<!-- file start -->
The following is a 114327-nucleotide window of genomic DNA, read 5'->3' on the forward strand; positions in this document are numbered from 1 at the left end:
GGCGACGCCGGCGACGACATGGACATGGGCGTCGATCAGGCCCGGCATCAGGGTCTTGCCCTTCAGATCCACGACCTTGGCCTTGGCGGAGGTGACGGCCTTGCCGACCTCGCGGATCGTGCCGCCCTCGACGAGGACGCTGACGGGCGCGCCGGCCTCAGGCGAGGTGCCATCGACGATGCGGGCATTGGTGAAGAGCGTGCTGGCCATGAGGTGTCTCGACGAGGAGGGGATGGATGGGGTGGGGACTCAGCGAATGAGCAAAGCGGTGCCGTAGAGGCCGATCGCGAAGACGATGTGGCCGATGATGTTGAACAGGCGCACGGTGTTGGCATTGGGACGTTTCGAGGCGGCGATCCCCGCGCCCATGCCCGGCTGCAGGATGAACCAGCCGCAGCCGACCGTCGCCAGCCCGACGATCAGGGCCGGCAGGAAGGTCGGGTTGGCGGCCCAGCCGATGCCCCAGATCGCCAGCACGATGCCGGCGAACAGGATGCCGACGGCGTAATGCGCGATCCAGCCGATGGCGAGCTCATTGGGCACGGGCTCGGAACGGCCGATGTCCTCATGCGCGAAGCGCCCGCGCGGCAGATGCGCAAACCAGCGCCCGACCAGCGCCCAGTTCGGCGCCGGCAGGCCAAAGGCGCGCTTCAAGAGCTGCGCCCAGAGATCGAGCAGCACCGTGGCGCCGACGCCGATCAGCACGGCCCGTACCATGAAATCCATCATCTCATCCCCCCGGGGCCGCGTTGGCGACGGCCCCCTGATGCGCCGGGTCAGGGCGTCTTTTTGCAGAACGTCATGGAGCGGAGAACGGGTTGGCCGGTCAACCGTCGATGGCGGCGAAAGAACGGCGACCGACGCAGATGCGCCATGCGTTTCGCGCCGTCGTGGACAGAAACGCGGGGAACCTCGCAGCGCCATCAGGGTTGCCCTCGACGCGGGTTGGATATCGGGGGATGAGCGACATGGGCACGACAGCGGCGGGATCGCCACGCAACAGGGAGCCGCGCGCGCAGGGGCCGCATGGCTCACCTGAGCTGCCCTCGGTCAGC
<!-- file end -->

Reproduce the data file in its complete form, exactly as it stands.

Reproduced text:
The following is a 114327-nucleotide window of genomic DNA, read 5'->3' on the forward strand; positions in this document are numbered from 1 at the left end:
GGCGACGCCGGCGACGACATGGACATGGGCGTCGATCAGGCCCGGCATCAGGGTCTTGCCCTTCAGATCCACGACCTTGGCCTTGGCGGAGGTGACGGCCTTGCCGACCTCGCGGATCGTGCCGCCCTCGACGAGGACGCTGACGGGCGCGCCGGCCTCAGGCGAGGTGCCATCGACGATGCGGGCATTGGTGAAGAGCGTGCTGGCCATGAGGTGTCTCGACGAGGAGGGGATGGATGGGGTGGGGACTCAGCGAATGAGCAAAGCGGTGCCGTAGAGGCCGATCGCGAAGACGATGTGGCCGATGATGTTGAACAGGCGCACGGTGTTGGCATTGGGACGTTTCGAGGCGGCGATCCCCGCGCCCATGCCCGGCTGCAGGATGAACCAGCCGCAGCCGACCGTCGCCAGCCCGACGATCAGGGCCGGCAGGAAGGTCGGGTTGGCGGCCCAGCCGATGCCCCAGATCGCCAGCACGATGCCGGCGAACAGGATGCCGACGGCGTAATGCGCGATCCAGCCGATGGCGAGCTCATTGGGCACGGGCTCGGAACGGCCGATGTCCTCATGCGCGAAGCGCCCGCGCGGCAGATGCGCAAACCAGCGCCCGACCAGCGCCCAGTTCGGCGCCGGCAGGCCAAAGGCGCGCTTCAAGAGCTGCGCCCAGAGATCGAGCAGCACCGTGGCGCCGACGCCGATCAGCACGGCCCGTACCATGAAATCCATCATCTCATCCCCCCGGGGCCGCGTTGGCGACGGCCCCCTGATGCGCCGGGTCAGGGCGTCTTTTTGCAGAACGTCATGGAGCGGAGAACGGGTTGGCCGGTCAACCGTCGATGGCGGCGAAAGAACGGCGACCGACGCAGATGCGCCATGCGTTTCGCGCCGTCGTGGACAGAAACGCGGGGAACCTCGCAGCGCCATCAGGGTTGCCCTCGACGCGGGTTGGATATCGGGGGATGAGCGACATGGGCACGACAGCGGCGGGATCGCCACGCAACAGGGAGCCGCGCGCGCAGGGGCCGCATGGCTCACCTGAGCTGCCCTCGGTCAGC